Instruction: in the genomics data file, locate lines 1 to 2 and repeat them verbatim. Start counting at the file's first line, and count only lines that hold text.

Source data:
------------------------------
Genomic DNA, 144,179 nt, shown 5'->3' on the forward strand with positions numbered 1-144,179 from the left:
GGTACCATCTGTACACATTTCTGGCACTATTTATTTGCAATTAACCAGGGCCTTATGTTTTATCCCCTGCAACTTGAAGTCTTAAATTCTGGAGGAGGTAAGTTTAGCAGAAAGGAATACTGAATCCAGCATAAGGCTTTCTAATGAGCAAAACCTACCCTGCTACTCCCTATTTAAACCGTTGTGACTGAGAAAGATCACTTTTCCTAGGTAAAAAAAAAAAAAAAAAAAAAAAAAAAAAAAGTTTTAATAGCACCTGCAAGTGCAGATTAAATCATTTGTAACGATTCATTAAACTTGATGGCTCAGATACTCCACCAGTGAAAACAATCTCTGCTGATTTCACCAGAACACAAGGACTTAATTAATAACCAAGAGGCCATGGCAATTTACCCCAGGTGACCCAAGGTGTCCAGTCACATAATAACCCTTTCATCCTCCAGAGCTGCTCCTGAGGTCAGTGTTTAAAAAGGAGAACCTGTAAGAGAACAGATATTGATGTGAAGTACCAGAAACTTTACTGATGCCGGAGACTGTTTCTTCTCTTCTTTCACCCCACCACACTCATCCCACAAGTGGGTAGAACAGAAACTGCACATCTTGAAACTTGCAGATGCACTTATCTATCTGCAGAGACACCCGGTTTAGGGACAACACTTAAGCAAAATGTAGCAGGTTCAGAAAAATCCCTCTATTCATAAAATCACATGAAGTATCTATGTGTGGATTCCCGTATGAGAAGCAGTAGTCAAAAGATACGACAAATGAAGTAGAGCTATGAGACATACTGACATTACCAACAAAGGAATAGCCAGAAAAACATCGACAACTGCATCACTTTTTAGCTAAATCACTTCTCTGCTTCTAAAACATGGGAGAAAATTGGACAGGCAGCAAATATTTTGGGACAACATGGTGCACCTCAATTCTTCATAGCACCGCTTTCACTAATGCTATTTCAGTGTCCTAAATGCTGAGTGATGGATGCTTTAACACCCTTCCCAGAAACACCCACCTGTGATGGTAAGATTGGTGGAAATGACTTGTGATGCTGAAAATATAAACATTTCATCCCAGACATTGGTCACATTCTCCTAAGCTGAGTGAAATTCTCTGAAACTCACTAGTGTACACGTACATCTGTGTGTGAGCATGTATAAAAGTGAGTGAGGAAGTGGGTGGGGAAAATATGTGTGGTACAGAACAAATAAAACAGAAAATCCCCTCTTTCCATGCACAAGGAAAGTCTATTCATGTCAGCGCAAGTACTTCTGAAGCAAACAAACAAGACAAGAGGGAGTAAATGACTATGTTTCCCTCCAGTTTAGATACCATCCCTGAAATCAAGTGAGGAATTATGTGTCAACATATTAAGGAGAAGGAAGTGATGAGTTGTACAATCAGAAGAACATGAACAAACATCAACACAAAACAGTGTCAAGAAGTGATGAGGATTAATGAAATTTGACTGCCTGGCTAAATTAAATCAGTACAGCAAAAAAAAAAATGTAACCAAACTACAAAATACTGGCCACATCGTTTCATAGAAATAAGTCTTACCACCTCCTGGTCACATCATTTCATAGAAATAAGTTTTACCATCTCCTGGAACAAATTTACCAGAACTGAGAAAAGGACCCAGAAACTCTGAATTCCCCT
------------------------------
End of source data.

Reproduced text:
Genomic DNA, 144,179 nt, shown 5'->3' on the forward strand with positions numbered 1-144,179 from the left:
GGTACCATCTGTACACATTTCTGGCACTATTTATTTGCAATTAACCAGGGCCTTATGTTTTATCCCCTGCAACTTGAAGTCTTAAATTCTGGAGGAGGTAAGTTTAGCAGAAAGGAATACTGAATCCAGCATAAGGCTTTCTAATGAGCAAAACCTACCCTGCTACTCCCTATTTAAACCGTTGTGACTGAGAAAGATCACTTTTCCTAGGTAAAAAAAAAAAAAAAAAAAAAAAAAAAAAAAGTTTTAATAGCACCTGCAAGTGCAGATTAAATCATTTGTAACGATTCATTAAACTTGATGGCTCAGATACTCCACCAGTGAAAACAATCTCTGCTGATTTCACCAGAACACAAGGACTTAATTAATAACCAAGAGGCCATGGCAATTTACCCCAGGTGACCCAAGGTGTCCAGTCACATAATAACCCTTTCATCCTCCAGAGCTGCTCCTGAGGTCAGTGTTTAAAAAGGAGAACCTGTAAGAGAACAGATATTGATGTGAAGTACCAGAAACTTTACTGATGCCGGAGACTGTTTCTTCTCTTCTTTCACCCCACCACACTCATCCCACAAGTGGGTAGAACAGAAACTGCACATCTTGAAACTTGCAGATGCACTTATCTATCTGCAGAGACACCCGGTTTAGGGACAACACTTAAGCAAAATGTAGCAGGTTCAGAAAAATCCCTCTATTCATAAAATCACATGAAGTATCTATGTGTGGATTCCCGTATGAGAAGCAGTAGTCAAAAGATACGACAAATGAAGTAGAGCTATGAGACATACTGACATTACCAACAAAGGAATAGCCAGAAAAACATCGACAACTGCATCACTTTTTAGCTAAATCACTTCTCTGCTTCTAAAACATGGGAGAAAATTGGACAGGCAGCAAATATTTTGGGACAACATGGTGCACCTCAATTCTTCATAGCACCGCTTTCACTAATGCTATTTCAGTGTCCTAAATGCTGAGTGATGGATGCTTTAACACCCTTCCCAGAAACACCCACCTGTGATGGTAAGATTGGTGGAAATGACTTGTGATGCTGAAAATATAAACATTTCATCCCAGACATTGGTCACATTCTCCTAAGCTGAGTGAAATTCTCTGAAACTCACTAGTGTACACGTACATCTGTGTGTGAGCATGTATAAAAGTGAGTGAGGAAGTGGGTGGGGAAAATATGTGTGGTACAGAACAAATAAAACAGAAAATCCCCTCTTTCCATGCACAAGGAAAGTCTATTCATGTCAGCGCAAGTACTTCTGAAGCAAACAAACAAGACAAGAGGGAGTAAATGACTATGTTTCCCTCCAGTTTAGATACCATCCCTGAAATCAAGTGAGGAATTATGTGTCAACATATTAAGGAGAAGGAAGTGATGAGTTGTACAATCAGAAGAACATGAACAAACATCAACACAAAACAGTGTCAAGAAGTGATGAGGATTAATGAAATTTGACTGCCTGGCTAAATTAAATCAGTACAGCAAAAAAAAAAATGTAACCAAACTACAAAATACTGGCCACATCGTTTCATAGAAATAAGTCTTACCACCTCCTGGTCACATCATTTCATAGAAATAAGTTTTACCATCTCCTGGAACAAATTTACCAGAACTGAGAAAAGGACCCAGAAACTCTGAATTCCCCT